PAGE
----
Am I sick enough to behave like I behave? Am I using being sick as an excuse or am I actually doing things according to my limitations?

…I kind of lost my train of thought here, and my brain is a jumbled mess. I guess it all comes down to: questioning yourself sucks.

Foggy? Moment

I tried to unlock the unlocked building door with my office door key when coming into work this morning… It’s going to be a long day.

Thanks cognition. Guess I won’t be getting anything done.

The “sorry”

I talk a lot about my illnesses. I try to be transparent and open as possible about what I’m going through and how I’m feeling in the moment. Sure, I’ll do the customary lie, and say I’m fine or doing okay to well meaning strangers who are trying to be polite when they ask how I’m doing. But with people I know, and on social media, I try to be both honest and upfront about how I’m doing. Why? Because this is who I am.

Being ill in any way is often stigmatized, and even moreso ignored. But being ill is a part of my life, and a part that will never go away. It is a part I need to come to accept, and even embrace. My illnesses don’t define me, but they are a part of who I am; they shape my every day experiences and color everything I do. I have to consider my illnesses on all occasions, and I don’t want to be ashamed of that, or hide that. It is part of my experience. My life.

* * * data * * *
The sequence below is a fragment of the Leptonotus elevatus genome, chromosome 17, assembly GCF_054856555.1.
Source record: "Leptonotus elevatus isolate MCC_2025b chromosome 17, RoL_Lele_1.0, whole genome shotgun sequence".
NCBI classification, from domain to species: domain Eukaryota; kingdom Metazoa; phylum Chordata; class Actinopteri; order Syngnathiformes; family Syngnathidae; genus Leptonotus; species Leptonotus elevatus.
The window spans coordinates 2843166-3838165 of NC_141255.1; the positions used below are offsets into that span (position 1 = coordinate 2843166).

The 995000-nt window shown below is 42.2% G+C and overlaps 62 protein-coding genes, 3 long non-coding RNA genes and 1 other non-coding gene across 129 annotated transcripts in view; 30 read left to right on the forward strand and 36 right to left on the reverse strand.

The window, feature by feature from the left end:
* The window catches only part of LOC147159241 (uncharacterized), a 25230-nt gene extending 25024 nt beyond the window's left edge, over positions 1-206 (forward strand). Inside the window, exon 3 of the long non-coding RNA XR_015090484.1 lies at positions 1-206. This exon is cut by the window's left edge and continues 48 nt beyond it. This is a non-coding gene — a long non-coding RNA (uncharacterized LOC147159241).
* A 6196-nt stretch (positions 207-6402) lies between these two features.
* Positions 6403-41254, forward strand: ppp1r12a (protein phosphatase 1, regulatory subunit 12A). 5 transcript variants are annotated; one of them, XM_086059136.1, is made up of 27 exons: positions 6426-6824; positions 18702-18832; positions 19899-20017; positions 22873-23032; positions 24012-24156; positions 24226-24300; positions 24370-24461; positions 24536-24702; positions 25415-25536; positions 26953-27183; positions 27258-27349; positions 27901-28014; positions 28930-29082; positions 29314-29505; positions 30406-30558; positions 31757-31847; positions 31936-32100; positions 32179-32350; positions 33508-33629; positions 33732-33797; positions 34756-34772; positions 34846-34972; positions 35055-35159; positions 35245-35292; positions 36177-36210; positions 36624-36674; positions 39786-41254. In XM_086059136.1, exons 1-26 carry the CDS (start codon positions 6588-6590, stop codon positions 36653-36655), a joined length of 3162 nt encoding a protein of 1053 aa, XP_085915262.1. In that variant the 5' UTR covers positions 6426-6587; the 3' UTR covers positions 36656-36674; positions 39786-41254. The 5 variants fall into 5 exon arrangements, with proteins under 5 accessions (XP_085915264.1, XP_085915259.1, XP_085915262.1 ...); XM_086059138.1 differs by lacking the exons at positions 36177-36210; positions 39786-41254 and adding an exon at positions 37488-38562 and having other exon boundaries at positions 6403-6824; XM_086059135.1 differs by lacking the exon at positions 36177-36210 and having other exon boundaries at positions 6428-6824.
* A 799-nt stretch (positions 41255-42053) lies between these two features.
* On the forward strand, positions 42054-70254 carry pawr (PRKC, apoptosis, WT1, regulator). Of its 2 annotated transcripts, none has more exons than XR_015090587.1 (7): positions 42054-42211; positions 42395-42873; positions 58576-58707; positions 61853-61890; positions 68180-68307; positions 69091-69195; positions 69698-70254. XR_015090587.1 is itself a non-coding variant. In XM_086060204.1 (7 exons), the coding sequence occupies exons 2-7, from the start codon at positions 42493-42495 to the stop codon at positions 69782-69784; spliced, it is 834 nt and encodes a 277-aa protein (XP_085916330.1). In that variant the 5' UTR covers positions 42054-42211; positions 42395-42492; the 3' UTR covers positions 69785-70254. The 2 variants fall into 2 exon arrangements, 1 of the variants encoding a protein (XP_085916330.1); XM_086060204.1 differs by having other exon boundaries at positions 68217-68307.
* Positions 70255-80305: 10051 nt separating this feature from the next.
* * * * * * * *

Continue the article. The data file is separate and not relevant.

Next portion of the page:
But I’ve noticed people don’t know how to respond. The notion of talking about your illnesses is so uncomfortable (especially stigmatized ones and chronic ones) for most people that it simply can’t exist.

People feel the need to offer apologizes for how you’re feeling. I get of a lot of “sorry” when I’m certainly not looking to make anyone feel bad about my experiences. And I get “sorry” is in part sympathy–and maybe empathy–a reaching out to express something because they otherwise don’t know how to respond. But sometimes it just feels uncomfortable. Maybe because I’ve accepted this is my life, I feel that you can too.